“The Goldfinch” by Donna Tartt


I was probably going to skip The Goldfinch by Donna Tartt until it was picked both by one of my book groups as well as The Morning News Tournament of Books. I tried for a library copy, but the queue was too long, so I bought it in hardcover. When I hefted it, I wondered if perhaps it would be better on an E-reader, though I don’t like reading books in E. When I opened it, and saw the bottom margins of about 1/2 inch, I realized an E version would seem endless.

My husband and I compared the weight and page format to The Son, which I’d just finished, and had thought was a decent doorstop at 500+ pages. G. Grod thought The Goldfinch was like a 1000 page book crammed into 770 pages. After reading it, I agree. There’s more of this book than there needs to be, whether it’s 1000 pages crammed into 770, or 770 that should have been edited down to 500.

I read it at a decent clip. I was engaged with the story of Theo Decker, a teen boy who suffers early tragedy and goes on to have a life of intrigue involving a famous work of art. At about page 500 or so, reading about a ditsy character named Kitsey, it struck me that, hey, this reminds me of David Copperfield, which I’ve been reading this winter along with some friends via New Century Reading. I googled Goldfinch and David Copperfield. Lo and behold EVERY SINGLE REVIEW of Goldfinch mentioned Dickens and DC. It took me 500 pages to recognize parallels to a famous book I just happened to be reading simultaneously. Apparently, I’m not as clever as I’d like to think I am.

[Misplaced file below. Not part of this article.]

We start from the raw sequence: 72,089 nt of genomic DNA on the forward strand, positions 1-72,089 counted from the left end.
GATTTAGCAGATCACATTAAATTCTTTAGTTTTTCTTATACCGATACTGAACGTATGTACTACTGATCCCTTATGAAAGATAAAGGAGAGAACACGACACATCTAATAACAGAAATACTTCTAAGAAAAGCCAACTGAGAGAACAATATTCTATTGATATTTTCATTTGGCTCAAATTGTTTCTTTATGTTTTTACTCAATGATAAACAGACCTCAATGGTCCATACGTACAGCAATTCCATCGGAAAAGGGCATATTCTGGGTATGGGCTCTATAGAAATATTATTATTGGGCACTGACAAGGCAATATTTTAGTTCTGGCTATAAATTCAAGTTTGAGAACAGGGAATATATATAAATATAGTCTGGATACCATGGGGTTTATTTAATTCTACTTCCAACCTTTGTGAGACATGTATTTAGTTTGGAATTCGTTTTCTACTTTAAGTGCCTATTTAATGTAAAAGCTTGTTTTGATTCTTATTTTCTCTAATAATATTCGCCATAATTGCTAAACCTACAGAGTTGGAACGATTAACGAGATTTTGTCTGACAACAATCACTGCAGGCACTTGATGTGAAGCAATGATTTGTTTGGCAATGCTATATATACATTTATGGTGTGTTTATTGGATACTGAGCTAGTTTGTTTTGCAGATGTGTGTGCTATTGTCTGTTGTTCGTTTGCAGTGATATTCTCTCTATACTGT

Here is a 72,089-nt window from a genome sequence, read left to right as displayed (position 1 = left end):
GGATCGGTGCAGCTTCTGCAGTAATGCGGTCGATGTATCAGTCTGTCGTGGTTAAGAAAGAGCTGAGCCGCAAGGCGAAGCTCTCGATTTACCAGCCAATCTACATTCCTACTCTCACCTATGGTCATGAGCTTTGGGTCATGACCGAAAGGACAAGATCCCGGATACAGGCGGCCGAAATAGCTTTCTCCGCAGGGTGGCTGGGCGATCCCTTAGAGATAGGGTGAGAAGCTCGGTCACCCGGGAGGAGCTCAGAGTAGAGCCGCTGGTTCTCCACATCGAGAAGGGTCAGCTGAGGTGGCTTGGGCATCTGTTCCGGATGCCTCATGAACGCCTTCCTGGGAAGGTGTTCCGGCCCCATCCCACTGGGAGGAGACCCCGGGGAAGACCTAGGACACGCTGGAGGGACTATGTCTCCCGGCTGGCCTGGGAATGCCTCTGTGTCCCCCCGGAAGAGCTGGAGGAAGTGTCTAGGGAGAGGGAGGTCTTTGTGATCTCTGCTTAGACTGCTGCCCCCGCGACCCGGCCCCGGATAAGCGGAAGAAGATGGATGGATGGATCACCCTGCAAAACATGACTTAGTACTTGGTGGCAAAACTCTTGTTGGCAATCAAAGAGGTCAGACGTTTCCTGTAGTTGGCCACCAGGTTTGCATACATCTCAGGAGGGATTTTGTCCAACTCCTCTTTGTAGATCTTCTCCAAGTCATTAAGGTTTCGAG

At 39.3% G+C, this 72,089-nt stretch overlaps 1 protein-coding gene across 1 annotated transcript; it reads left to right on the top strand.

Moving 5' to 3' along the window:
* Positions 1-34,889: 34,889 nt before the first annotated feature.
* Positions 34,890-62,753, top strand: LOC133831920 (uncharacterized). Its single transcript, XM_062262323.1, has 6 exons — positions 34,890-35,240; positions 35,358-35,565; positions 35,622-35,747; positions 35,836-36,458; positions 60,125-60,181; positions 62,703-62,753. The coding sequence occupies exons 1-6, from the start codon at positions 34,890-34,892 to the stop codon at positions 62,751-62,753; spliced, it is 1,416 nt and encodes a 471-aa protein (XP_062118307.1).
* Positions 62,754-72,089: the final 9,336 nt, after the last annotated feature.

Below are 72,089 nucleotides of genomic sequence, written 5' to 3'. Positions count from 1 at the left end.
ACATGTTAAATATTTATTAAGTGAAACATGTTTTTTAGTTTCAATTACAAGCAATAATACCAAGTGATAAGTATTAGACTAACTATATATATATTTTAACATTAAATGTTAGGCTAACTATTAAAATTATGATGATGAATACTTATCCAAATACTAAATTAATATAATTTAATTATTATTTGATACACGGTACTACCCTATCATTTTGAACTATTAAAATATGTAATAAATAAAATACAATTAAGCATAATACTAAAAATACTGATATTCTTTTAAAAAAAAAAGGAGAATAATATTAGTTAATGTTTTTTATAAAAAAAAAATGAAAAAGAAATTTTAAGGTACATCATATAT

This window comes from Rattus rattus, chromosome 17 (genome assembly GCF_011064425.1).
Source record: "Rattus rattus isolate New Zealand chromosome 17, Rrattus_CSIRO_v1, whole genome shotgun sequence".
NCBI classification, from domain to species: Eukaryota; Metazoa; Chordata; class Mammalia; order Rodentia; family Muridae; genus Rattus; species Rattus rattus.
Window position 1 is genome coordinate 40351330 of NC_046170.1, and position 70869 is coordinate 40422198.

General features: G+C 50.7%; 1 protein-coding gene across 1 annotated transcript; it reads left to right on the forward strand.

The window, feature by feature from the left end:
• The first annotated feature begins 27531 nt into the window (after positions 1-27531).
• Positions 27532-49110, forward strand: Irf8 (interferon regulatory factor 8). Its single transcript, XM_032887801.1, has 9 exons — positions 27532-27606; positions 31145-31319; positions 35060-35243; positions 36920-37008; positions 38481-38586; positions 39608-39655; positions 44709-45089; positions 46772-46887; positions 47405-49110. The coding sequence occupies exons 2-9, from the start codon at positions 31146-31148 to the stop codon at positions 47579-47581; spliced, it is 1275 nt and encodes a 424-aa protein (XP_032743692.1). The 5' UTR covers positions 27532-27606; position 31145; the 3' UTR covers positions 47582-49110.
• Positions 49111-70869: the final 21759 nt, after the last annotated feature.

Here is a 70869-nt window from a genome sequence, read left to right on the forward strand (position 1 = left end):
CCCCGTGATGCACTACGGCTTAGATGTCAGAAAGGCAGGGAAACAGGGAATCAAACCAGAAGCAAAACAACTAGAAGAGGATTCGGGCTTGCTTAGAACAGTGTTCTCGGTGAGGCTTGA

Like David Copperfield, the book really picks up about 500 pages in, especially when one vibrant character returns to the page. As in DC, the main character is not the draw. It’s the complex and fascinating ones who orbit him. If you like a long, immersive read with scores of characters and elements from many genres–mystery, history, romance, thriller, coming of age–then this is a great book for you.

If Dickens’ and other Victorians bored you, then this one probably will, too. If you read the commentary on the book at the Tournament of Books, there were many for and against the book. My book group was not similarly split; to a person we read to the end and enjoyed it.

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